Peas ‘Tom Thumb’ (50-55 days):  Introduced in 1854, this is a dwarf variety that needs no trellising.  It grows 8” to 9” tall.  Usually this pea was grown as a shelling pea, but the pods are sweet and tender and can be used as a snow pea if picked young.  This pea is very good early and late in the season as it prefers cool weather.  The variety was named after the Barnum & Bailey Circus performer Tom Thumb.

Beans ‘Blue Lake Bush’ Snap Bean (53 days):  The pods of this variety are 6” long, stringless and tender when cooked.  A relatively young heirloom (from 1961) ‘Blue Lake Bush’ has excellent flavor.  It is one of the most popular green beans.

Pole/Bush Beans ‘Arikara Yellow’ (80-85 days):  This is an ancient Native American variety from the Arikara Nation of the Dakotas.  It is a short pole bean or tall bush; kind of in between in height.  The beans are tan or creamy yellow and very productive; they can be used as snap beans or shelled and dried.  The plants are drought tolerant, a virtue common to many antique American vegetables.  This variety was described by Lewis and Clark in 1804 and was grown by Thomas Jefferson at his home in Virginia.

Tomato ‘Stupice’ (55 days):  Of all the 18 varieties of tomato I grew last year, ‘Stupice’ was the most productive.  It was the second earliest, following ‘Glacier’ another early, but rather acidic tomato.  ‘Stupice’ was much sweeter and more flavorful and kept coming on well all season.  This variety is an heirloom from the Czech republic, an area with rather short, cool summers just as we have.  The fruit are about 3 to 6 oz. on semi-determinate plants with disease-resistant potato-leaf foliage.

Tomato ‘Siletz’ (60-65 days):  Nearly old enough to be an heirloom, this tomato is a determinate slicing variety with larger fruit (10-12 oz.) than many early tomatoes.  The rich tomato flavor is excellent.  ‘Siletz’ was bred in Oregon by Dr. Jim Baggett of OSU for fruit-set in cool weather.  It has very few seeds, is very productive, very disease resistant and resists cracking.

Tomato ‘Black Krim’ (70-75 days):   A very old variety originally from the Ukraine.  The fruit are deep red, to black with a greenish flesh.  The flavor is very sweet; the tomatoes are juicy and large.  It has been found to be one of the most nutritious tomatoes.

Tomato ‘Cherokee Purple’ (80-85 days):  A tall Native American heirloom variety that is a long-season tomato for us.  Mine began to mature fruit before frosts and the flavor was great!  The fruit are big 13-14 oz. purple, flattened globes with green shoulders when ripe.  You will have to stake, or even better, cage this tomato.  It would be a good idea to get it in the ground as early as possible and have a tunnel or cloche ready carry it through a longer season, because it is definitely worth extra trouble.  You could also grow it in a large pot with a cage and move it inside if we get a cold snap.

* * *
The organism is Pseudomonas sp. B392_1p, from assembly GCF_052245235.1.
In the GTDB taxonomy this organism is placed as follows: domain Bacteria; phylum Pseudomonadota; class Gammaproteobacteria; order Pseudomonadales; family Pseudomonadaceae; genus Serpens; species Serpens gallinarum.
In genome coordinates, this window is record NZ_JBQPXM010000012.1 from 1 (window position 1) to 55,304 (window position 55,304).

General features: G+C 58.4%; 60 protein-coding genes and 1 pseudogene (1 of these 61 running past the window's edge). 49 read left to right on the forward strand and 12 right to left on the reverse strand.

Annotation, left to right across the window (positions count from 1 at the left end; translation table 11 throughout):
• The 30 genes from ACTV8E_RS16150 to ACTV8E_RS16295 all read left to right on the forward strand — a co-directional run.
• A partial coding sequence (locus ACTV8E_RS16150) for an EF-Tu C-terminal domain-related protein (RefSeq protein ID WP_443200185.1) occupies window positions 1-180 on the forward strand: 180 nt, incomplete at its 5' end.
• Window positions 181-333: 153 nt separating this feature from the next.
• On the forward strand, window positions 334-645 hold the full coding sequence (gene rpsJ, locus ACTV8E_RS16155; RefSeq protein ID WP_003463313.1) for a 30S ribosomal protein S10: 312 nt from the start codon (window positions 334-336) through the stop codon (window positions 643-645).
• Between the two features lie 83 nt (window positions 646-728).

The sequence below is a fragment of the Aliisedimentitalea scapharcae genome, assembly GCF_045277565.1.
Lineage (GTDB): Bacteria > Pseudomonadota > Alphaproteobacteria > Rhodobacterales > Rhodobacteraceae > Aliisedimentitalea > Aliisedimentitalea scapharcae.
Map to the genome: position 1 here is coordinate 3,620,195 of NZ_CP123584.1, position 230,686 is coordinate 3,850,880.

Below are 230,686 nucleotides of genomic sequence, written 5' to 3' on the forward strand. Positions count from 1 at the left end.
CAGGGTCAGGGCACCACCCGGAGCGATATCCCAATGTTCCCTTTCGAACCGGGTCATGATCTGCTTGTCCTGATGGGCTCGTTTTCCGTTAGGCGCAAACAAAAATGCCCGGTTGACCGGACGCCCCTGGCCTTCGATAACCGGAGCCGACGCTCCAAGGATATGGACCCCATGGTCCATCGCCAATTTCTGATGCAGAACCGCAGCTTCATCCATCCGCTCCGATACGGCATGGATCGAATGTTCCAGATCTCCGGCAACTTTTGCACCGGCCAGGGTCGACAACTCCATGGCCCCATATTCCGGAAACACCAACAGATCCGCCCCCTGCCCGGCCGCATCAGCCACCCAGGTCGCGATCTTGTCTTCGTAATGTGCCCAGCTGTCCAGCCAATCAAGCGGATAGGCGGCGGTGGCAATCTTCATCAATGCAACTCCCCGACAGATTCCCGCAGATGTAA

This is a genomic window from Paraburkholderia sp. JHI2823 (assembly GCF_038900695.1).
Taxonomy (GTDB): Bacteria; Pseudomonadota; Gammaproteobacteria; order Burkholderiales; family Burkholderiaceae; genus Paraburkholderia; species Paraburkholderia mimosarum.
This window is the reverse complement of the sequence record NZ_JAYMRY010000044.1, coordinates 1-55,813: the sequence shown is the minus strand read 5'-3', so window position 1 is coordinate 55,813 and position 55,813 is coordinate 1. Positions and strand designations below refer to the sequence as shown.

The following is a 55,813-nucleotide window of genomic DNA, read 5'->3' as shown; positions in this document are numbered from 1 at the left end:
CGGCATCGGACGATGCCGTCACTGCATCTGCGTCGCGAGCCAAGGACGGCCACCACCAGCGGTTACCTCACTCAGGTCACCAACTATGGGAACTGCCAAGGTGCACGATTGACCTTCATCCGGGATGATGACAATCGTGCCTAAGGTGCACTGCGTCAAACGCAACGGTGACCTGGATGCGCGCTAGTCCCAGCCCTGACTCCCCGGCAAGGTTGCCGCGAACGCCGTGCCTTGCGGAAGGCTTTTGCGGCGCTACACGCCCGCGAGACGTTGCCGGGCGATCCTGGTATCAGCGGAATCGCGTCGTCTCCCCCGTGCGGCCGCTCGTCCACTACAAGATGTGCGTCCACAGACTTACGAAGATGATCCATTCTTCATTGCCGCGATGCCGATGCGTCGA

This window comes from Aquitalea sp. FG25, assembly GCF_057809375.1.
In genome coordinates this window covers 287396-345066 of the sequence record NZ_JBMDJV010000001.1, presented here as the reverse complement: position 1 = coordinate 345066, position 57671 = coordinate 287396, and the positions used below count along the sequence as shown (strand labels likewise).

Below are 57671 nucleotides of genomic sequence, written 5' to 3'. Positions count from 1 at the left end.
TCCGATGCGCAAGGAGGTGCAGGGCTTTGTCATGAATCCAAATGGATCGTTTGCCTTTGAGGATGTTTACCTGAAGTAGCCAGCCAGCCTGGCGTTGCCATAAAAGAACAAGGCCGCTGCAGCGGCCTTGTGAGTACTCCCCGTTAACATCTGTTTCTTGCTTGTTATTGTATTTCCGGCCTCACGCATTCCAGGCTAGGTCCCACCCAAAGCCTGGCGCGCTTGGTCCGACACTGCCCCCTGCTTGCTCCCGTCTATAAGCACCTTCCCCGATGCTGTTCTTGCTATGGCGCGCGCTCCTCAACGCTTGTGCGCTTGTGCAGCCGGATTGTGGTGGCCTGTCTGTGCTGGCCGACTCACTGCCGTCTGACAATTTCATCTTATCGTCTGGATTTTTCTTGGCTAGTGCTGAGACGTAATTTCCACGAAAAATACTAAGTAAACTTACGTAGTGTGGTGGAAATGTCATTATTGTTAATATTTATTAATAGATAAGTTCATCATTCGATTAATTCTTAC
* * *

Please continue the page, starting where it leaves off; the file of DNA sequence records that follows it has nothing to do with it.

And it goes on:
Paste Tomato ‘Heinz 2653’ (68 days):  Another vegetable grown right here in Montana from seed, so you know it is well-adapted.  It is earlier than most paste tomatoes, and conveniently, the fruits all ripen about the same time, which is great if you want to can, make sauce or ketchup.   The plants are short and disease-resistant with firm, 3-4 oz. fruit.  This variety was developed years ago (1930s) by the Heinz ketchup company.

Eggplant ‘New York Improved’ (75 days):  The oldest surviving American Eggplant (before 1865) and an early variety (though not the earliest nowadays considering all the new varieties of eggplant).  ‘New York Improved’ has shiny, purple fruit; pear-shaped and medium sized.  It is good baked, as in eggplant parmesan, or fried.

Sweet Bell Pepper ‘California Wonder’ (65 days):  A popular variety all over the U.S.A., producing large, blocky peppers about 4” square.  They mature to deep green or red when ripe.   ‘California Wonder’ does well in our cool summers.  A good way to get lots of fruit is to plant larger plants, and pick off any flowers that appear before June 21, the summer solstice.  The plants will then continue to set blossoms all summer.  If allowed to set fruit before the solstice, the plants stop blooming and set the one crop of fruit rather than continuing to produce.  This applies to most types of peppers.